Parisan Nights (Anibal Santos)
The Saddleback College McKinney Theatre packed a full house for the third performance of Winterdance 2013 on Saturday night. Anticipating the stars of the college’s dance program, the night brought forth to the stage a diverse selection of dances.
Dorothy Garant, director of the show and dance instructor at Saddleback College, was applauded by the dancers for having such a collaborative group.
Katherine Loung, a 25 -year-old biology major was in the dance called “Kiki,” which was bright, poppy, and full of sass.
“Besides being an awesome experience, the collaborative work with the group and director was the best and made this showcase possible,” Loung said.
The performances varied from ballet, jazz, hip-hop, modern, tap, Latin and Social dances.
The dancers’ families were ecstatic about the performances and showed their support with flowers, balloons and congratulatory embraces.
The Morawa family waited with flowers to congratulate their daughter. Camera in hand, they were delighted with the events of the evening.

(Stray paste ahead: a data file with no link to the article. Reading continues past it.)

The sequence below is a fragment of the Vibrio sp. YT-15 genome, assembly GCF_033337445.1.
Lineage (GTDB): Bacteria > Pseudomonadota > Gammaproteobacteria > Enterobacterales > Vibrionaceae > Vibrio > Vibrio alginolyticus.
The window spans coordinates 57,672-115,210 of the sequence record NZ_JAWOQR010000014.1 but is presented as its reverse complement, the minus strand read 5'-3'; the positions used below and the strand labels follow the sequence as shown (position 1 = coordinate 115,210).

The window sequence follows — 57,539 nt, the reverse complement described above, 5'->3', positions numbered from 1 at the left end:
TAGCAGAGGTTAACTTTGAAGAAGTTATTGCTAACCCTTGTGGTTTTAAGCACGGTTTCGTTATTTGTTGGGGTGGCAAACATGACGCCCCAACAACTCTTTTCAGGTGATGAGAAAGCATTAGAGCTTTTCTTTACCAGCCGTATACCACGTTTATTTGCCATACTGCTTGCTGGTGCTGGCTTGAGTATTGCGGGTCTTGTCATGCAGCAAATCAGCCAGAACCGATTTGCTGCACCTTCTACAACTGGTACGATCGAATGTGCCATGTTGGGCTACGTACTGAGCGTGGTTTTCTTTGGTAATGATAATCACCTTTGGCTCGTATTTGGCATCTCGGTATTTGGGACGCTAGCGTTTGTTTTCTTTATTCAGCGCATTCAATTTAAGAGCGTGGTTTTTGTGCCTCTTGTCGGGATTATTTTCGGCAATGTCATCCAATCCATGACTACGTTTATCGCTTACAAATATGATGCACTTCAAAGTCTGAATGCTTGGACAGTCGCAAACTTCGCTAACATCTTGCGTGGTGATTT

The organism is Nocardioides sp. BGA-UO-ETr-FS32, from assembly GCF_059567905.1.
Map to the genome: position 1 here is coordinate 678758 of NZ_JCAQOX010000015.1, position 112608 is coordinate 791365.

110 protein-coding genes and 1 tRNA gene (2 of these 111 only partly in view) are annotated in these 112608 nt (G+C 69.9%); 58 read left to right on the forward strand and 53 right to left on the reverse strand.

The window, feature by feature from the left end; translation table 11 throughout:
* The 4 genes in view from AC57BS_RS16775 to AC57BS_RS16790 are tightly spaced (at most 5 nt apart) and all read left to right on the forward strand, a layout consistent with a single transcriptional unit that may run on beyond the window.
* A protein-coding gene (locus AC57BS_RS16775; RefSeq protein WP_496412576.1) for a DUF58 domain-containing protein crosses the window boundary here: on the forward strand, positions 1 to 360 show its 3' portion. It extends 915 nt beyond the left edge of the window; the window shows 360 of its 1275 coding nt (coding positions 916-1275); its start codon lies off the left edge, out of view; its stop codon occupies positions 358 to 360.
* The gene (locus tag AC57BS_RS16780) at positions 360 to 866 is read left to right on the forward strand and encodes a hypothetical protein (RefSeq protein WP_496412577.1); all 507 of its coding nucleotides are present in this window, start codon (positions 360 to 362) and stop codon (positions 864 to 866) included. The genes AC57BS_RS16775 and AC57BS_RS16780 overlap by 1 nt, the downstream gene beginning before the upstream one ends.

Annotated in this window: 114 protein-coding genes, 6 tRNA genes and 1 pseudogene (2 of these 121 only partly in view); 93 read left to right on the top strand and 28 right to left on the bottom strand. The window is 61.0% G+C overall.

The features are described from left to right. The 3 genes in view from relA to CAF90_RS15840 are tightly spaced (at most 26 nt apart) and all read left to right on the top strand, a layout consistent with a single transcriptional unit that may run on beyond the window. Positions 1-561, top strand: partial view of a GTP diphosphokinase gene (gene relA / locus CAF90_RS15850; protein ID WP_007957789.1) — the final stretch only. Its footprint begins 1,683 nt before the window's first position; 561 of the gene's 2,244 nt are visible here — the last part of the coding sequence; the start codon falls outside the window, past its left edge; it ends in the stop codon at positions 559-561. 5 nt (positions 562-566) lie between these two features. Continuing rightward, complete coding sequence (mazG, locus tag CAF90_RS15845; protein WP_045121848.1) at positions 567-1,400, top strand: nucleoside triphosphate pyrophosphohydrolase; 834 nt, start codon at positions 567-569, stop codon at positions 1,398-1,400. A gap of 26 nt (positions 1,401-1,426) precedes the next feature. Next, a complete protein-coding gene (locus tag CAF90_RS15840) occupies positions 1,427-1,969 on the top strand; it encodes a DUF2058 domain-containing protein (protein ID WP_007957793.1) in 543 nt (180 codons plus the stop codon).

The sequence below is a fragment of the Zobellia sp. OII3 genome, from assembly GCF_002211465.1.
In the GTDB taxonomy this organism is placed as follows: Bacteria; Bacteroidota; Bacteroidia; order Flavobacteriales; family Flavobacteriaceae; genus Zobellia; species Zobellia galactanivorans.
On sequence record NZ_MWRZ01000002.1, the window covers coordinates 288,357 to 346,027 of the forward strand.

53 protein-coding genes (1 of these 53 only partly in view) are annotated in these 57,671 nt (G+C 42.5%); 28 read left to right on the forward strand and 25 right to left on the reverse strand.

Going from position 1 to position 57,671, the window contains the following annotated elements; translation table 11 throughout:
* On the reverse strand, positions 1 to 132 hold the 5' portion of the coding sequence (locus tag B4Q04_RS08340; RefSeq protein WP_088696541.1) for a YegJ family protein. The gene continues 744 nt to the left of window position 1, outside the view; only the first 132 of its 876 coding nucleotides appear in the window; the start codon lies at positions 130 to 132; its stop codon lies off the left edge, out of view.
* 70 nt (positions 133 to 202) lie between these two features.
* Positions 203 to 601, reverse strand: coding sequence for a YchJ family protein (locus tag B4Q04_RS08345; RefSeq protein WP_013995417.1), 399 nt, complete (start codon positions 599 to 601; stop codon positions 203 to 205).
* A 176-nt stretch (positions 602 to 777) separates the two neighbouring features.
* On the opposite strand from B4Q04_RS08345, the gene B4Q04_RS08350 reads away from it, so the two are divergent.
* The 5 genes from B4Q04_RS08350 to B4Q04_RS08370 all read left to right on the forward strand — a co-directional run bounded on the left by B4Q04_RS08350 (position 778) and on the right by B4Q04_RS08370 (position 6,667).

“Being a first impression, it hit close to home and brought me a good night, seeing how much my daughter gains from these experiences.” Camberly Morawa’s father said.
The Morawas have always been a musical family and by having their daughter attend a dance program after graduation keeps their tradition strong, Mr. Morawa said.
Camberly Morawa, a 26-year-old, decided to join Saddleback’s dance program after having already transferred out of the community college. She came back to be a part of what she has always enjoyed: dance.
“It is a well put, super program, and creative, since there is students from all levels, each contributes differently. It must be good since I came back to school even after graduating,” Camberly said.
Rabecca Woodruff, a 20-year-old broadcast journalism major, was able to share a good night with friends, what with this semester being her last at Saddleback as well as her last year participating in the Winterdance.
“I love the connection between the students and choreographer. It feels like a real or even better dance show than any of those on TV,” Woodruff said. “We actually communicate amongst each other and come up with greater ideas with the turnout of an awesome learning experience.”